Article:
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Humanitarian action in situations of occupation

Date de publication
Xavier
Crombé

Xavier Crombé was Director of Studies at MSF-Crash from 2005 to 2008. He is currently working at the Research Unit on Humanitarian Stakes and Practices (UREPH) of MSF in Switzerland to publish a collective essay dealing with issues related to violence in healthcare facilities. He is also teaching humanitarian and migration issues at Sciences Po Paris.  

When we at MSF today look at the specific problems and restrictions posed by military occupation, we immediately think of recent situations in which our action has been curtailed, either because we were obliged to terminate a mission, or because the debate behind the choices we had to make in such or such a context led to deep disagreement which - for varying lengths of time - were felt to be paralysing. These examples include our withdrawal from Iraq under American occupation, once the field team concluded in the spring of 2003 that it was unable to work there; our withdrawal from Afghanistan in the summer of 2004 after the murder of 5 members of MSF-Holland, against a backdrop of military/humanitarian confusion and calls for the murder of our members made by a Taliban representative; the dissent of part of the field teams on the Palestine mission in 2001, denouncing the culpable silence of head office and questioning MSF's principle of neutrality, along with the converse and recurring question of the reality of our role in the system of oppression and crushing of the resistance set up by Israel in the occupied territories.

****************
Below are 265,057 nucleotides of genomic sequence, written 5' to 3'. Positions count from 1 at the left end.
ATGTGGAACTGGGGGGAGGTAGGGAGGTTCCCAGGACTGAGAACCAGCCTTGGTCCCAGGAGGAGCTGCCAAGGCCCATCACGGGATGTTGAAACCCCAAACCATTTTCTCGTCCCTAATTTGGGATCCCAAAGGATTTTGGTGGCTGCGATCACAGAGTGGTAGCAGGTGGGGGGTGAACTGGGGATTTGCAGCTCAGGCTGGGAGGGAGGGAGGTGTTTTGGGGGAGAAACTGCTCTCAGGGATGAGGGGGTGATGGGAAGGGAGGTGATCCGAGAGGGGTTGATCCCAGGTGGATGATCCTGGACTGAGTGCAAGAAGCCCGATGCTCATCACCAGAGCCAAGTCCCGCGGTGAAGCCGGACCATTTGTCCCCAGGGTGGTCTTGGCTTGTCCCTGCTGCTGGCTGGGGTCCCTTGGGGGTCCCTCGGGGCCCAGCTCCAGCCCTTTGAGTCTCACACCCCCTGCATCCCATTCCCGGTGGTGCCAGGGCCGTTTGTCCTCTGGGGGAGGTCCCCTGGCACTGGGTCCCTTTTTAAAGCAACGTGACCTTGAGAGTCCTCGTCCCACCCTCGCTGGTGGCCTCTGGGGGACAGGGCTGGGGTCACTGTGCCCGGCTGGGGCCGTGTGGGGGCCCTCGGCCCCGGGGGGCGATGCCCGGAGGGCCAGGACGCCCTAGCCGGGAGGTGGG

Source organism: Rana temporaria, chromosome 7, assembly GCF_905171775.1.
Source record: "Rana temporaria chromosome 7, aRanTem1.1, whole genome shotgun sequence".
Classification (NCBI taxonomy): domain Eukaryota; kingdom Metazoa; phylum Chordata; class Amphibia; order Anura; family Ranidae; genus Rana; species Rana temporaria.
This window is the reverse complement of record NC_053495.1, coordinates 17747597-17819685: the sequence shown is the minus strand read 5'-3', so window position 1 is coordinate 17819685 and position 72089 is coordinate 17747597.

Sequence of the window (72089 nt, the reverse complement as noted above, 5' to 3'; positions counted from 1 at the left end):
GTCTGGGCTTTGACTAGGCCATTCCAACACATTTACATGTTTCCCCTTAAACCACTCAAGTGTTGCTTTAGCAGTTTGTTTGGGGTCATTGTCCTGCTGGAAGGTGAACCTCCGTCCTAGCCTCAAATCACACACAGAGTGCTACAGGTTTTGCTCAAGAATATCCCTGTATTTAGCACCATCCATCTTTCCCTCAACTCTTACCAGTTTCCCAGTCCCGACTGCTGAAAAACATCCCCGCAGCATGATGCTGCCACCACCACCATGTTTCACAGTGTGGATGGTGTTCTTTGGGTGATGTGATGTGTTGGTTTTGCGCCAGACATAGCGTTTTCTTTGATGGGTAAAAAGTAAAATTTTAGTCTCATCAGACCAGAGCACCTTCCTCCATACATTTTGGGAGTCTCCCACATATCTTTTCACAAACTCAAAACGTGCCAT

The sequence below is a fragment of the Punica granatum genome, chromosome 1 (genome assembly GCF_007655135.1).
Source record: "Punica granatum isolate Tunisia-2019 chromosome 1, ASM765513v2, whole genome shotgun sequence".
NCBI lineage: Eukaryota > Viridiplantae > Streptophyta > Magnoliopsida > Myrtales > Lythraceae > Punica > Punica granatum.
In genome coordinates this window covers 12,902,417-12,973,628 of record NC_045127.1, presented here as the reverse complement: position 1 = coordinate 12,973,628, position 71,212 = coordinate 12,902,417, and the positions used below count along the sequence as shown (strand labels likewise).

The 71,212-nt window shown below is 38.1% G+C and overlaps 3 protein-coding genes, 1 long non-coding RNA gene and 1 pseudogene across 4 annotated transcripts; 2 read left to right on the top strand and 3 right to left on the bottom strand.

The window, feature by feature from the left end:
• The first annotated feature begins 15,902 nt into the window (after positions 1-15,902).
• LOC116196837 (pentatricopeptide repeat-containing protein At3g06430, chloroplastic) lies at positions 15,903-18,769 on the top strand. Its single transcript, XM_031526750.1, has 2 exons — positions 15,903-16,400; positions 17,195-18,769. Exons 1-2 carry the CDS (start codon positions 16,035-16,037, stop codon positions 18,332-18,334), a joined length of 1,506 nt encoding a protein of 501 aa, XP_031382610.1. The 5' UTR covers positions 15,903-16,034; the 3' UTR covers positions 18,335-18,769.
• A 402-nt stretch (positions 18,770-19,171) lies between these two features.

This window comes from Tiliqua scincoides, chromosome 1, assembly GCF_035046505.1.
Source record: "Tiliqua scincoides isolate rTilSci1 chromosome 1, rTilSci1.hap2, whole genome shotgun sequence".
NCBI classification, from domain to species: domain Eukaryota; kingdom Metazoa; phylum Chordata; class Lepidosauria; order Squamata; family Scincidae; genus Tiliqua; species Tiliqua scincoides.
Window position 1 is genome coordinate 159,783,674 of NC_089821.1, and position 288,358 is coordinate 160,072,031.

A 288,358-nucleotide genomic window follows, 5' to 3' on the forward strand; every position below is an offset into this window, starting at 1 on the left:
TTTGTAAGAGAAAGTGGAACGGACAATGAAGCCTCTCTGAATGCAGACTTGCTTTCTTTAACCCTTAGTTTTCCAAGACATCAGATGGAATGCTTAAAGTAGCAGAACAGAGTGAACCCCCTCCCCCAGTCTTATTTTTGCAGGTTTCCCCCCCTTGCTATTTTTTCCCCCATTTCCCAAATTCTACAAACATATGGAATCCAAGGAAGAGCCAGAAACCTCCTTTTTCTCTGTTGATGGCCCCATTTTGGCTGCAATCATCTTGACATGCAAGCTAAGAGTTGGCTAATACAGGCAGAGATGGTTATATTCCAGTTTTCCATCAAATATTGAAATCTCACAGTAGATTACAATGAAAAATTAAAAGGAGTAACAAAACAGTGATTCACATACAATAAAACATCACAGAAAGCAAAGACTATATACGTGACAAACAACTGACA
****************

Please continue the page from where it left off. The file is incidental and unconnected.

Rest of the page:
Common to these few examples is on the one hand the question of our neutrality, either in the way it is experienced by our teams, or in the way it is perceived by the forces present, thus raising the question of the safety of our personnel particularly acutely. They are also a part of the context of the "war on terror" - or, in the case of Palestine, have been partly reinterpreted in line with this new conceptual framework - and thus oppose a State or coalition of States against opposition groups designated as fundamentalist and terrorist. Are Western humanitarian organisations now faced with an unprecedented situation obliging them to rethink how they act, unless they resign themselves to no longer intervening in situations that are bound to become more commonplace, as those who promote the "war on terror" constantly remind us?

To cite this content :
Xavier Crombé, Humanitarian action in situations of occupation, 1 January 2007, URL : https://www.msf-crash.org/en/publications/war-and-humanitarianism/humanitarian-action-situations-occupation

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